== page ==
And why not? After all, they're making good money. They're allowed to have as many as five residents in each adult foster home, and they can receive upwards of $3000 for each resident. They can afford to eat well. Especially if they don't pay a lot for the meals they serve to the old people who are in their care, and especially if they don't pay much to the staff who serves those meals and provides that care.
Similarly, one often finds residents in these homes living in far less luxurious quarters than the propietors. Sometimes, the owners of adult foster homes live "in the big house," with large rooms, expensive furnishings and expansive views. At the same time, their clients often live in basements, or in a wing added onto the house with tiny bedrooms and little furniture. This is a "family" environment only in the most Dickensian sense. It's as if the proprietors have become, not surrogate families, but parasites living off the riches provided to them by the people in their care.
Go to these homes to talk to the proprietors, and you will hear mixed messages. In one breath, they will tell you how they do this out of the goodness of their hearts, how they sacrifice and slave to do this work, and how rewarding it is for them to help people. In the next breath, they will tell you they don't make enough money, they are over regulated, they shouldn't have to keep residents who exhaust their funds and go on Medicaid because Medicaid doesn't pay as much as private parties. They will explain that they leave residents in their rooms all day because they can't afford to pay for transportation or other expenses associated with doing more for them. They could, of course, but it would cut into their profit margin.
Many people who work in adult foster homes lack the skills and patience required for this kind of work. The market tolerates this lapse because it would presumably cost more to ensure that only those with the necessary aptitudes provide this kind of care. As a result, some older people suffer. Some people with alzheimers disease, for example, are abused because the caregivers do not understand their strange behavior and do not know how to deal with it appropriately. Where an understanding family member would have more patience, the overworked staff at these "homes" often prefers to sedate or restrain the offender. Sometimes medical care is skimped because providers do not want to pay for private nurses to check on patients. Again, this would cut into the profit margin.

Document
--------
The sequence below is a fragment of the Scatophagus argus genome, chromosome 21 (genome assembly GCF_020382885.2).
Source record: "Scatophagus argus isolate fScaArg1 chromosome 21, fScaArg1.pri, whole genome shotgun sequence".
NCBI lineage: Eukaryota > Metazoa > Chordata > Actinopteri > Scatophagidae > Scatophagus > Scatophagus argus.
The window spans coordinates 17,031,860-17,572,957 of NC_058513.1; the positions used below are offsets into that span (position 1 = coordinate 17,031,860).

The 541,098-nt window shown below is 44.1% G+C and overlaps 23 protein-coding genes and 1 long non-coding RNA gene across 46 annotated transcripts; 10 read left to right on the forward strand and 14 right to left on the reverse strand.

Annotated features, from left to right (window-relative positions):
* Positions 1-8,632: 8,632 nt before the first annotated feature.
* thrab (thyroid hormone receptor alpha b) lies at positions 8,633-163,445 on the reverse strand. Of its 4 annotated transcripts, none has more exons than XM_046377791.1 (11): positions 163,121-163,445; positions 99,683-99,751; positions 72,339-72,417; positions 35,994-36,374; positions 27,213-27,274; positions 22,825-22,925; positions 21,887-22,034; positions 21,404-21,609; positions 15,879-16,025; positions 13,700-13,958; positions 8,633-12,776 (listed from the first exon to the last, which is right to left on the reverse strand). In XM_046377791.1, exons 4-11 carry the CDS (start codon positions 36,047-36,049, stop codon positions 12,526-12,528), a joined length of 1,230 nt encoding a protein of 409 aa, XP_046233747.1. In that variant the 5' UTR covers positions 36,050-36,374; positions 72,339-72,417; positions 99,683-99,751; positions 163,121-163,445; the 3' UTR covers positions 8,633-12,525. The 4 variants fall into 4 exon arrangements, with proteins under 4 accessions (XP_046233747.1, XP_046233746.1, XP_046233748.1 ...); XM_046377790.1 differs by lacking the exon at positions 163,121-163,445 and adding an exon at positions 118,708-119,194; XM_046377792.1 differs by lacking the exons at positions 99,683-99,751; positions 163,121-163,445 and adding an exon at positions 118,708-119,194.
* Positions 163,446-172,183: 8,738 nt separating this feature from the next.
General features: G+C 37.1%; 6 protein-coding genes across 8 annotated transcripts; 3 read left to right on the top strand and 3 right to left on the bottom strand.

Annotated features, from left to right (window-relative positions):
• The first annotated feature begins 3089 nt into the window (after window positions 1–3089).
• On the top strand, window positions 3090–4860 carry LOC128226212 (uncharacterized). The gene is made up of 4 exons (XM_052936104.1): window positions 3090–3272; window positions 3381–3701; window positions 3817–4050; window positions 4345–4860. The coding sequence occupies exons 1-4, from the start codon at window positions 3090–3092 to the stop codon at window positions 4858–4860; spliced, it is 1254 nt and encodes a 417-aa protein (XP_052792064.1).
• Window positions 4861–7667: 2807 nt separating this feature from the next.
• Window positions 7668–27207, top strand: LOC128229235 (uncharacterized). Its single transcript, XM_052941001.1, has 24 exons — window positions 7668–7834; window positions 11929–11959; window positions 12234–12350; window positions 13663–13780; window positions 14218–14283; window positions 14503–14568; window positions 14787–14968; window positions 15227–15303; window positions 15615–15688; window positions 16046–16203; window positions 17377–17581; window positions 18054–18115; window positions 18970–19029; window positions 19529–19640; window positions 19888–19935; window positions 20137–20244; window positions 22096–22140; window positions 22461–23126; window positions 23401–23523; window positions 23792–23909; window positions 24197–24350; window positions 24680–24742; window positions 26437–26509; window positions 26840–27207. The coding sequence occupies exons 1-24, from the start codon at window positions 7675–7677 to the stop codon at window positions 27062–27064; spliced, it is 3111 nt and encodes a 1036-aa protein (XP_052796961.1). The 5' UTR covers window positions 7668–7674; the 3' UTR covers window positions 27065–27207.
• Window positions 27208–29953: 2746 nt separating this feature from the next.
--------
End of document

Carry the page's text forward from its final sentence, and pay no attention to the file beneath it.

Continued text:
The point is not that all adult foster homes are bad, but that the market is not a good way to meet human needs. There are flaws inherent in the capitalist system that are made obvious in this example. When caregiving comes with a price tag, the real value of that care inevitably goes down. People who are interested in making a buck tend to be different people than those who perform this work from a calling. When cold calculations about cost and profit are allowed to enter into human relationships, those relationships suffer. Dollar signs take the place of trust, honesty, sincerity, commitment, community. There appears to be no way to balance the need to compensate people equally for equal labor with the need to ensure that social bonds and intimacy be nurtured and protected from the poison of the marketplace.
Big business is coming for your grandmother, and it may just be that it's not worth the cost.